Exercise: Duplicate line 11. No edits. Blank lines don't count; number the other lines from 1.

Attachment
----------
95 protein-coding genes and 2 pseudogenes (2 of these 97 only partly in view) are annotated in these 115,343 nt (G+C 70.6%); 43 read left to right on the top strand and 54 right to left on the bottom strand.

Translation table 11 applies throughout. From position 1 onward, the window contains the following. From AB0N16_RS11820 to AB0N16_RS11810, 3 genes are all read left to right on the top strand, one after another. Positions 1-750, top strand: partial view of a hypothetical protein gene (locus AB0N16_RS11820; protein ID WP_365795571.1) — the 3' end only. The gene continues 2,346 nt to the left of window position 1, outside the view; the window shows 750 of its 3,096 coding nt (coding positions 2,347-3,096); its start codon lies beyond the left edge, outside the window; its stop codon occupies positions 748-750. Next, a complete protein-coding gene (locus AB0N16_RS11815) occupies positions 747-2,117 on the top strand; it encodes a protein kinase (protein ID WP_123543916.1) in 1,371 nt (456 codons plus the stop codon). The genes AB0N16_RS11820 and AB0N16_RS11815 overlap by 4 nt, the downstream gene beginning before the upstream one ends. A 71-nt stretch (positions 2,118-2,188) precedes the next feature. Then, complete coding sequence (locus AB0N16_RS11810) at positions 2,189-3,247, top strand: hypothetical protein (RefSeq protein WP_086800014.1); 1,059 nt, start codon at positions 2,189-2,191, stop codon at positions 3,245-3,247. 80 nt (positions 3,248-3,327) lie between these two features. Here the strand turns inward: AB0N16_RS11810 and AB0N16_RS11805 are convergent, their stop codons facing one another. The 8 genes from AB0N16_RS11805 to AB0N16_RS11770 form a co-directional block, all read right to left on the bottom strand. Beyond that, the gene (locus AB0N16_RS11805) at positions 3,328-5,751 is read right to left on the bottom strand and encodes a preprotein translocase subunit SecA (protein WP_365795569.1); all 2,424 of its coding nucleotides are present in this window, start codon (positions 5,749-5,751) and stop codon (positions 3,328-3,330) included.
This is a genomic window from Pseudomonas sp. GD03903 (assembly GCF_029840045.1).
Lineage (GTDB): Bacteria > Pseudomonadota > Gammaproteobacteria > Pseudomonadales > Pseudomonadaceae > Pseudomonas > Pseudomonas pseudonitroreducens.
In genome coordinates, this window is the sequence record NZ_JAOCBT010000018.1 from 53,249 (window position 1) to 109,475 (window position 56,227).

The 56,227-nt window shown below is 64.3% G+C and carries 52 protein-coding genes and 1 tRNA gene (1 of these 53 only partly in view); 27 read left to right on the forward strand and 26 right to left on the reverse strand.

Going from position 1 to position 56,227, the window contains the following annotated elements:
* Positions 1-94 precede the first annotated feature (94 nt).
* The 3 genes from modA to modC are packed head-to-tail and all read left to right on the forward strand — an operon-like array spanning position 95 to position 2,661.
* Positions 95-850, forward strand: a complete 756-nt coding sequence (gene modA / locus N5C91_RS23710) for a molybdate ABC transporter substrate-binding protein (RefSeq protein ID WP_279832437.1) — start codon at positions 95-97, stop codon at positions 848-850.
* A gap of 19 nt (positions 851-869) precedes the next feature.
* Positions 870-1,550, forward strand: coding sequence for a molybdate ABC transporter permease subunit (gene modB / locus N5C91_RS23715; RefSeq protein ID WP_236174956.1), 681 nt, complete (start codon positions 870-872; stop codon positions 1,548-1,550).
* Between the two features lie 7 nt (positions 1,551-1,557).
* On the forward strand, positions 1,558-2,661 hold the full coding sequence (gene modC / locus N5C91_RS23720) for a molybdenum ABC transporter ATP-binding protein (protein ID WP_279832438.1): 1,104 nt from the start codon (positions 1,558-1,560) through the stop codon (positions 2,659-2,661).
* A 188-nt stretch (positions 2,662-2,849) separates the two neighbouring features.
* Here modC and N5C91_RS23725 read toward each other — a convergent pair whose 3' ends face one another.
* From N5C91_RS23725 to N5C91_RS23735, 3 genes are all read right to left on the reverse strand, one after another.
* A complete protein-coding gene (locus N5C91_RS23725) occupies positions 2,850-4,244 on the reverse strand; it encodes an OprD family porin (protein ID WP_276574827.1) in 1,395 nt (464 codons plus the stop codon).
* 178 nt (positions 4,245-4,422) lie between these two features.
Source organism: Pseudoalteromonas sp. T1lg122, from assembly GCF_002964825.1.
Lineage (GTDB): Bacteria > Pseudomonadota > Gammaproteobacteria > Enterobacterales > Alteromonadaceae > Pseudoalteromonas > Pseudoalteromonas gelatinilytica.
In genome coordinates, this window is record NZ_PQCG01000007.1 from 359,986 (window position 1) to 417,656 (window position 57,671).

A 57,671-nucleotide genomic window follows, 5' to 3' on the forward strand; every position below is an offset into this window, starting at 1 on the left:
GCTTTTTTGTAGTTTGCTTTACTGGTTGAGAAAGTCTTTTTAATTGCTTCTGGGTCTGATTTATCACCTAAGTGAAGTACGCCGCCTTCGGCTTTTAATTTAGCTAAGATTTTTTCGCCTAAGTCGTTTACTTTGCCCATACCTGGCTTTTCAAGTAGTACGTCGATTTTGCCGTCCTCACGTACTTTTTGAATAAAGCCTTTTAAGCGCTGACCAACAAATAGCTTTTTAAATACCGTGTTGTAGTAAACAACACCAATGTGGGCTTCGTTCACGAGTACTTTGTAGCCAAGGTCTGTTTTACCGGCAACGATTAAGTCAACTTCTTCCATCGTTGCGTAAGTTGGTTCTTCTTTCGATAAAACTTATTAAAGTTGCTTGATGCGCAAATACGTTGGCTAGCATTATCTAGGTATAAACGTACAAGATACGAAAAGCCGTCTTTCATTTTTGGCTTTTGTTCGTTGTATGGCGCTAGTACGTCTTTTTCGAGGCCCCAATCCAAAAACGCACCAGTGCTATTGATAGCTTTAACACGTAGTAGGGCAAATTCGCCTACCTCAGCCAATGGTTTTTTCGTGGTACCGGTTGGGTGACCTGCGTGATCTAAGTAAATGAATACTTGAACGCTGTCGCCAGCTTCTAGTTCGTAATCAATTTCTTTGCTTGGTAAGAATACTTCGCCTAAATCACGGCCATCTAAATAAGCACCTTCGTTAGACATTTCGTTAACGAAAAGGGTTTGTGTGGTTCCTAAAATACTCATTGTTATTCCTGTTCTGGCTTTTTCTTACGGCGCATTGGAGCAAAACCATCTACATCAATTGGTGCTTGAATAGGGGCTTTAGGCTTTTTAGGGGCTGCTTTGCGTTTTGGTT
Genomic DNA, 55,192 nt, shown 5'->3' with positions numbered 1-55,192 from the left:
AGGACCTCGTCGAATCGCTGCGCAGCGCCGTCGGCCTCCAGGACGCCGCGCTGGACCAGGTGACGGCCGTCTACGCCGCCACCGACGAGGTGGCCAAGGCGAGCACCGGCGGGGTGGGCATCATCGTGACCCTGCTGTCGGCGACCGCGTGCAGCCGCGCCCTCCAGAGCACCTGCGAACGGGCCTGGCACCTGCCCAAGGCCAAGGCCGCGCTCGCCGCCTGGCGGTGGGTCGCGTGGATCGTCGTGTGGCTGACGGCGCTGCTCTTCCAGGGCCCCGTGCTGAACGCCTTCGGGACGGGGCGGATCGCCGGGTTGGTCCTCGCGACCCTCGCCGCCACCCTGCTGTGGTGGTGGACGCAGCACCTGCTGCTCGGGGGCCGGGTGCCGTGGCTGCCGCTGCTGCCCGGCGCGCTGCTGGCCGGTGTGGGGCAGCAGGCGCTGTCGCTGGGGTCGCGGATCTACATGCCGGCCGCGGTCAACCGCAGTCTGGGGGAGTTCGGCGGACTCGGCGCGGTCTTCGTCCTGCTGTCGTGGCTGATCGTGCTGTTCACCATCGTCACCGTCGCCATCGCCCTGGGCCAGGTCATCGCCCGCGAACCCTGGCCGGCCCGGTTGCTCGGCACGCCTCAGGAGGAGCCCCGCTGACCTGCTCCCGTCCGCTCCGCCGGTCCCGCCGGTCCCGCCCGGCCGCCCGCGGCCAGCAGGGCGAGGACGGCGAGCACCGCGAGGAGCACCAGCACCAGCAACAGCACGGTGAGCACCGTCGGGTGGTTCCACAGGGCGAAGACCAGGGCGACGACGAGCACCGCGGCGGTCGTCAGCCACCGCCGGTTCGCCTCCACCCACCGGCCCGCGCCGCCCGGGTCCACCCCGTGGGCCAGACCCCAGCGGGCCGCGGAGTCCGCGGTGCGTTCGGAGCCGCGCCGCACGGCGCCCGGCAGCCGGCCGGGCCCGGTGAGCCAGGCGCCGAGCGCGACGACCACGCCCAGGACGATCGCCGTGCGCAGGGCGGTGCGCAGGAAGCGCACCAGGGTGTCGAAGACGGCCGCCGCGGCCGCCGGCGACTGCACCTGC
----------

* A gap of 19 nt (positions 851-869) precedes the next feature.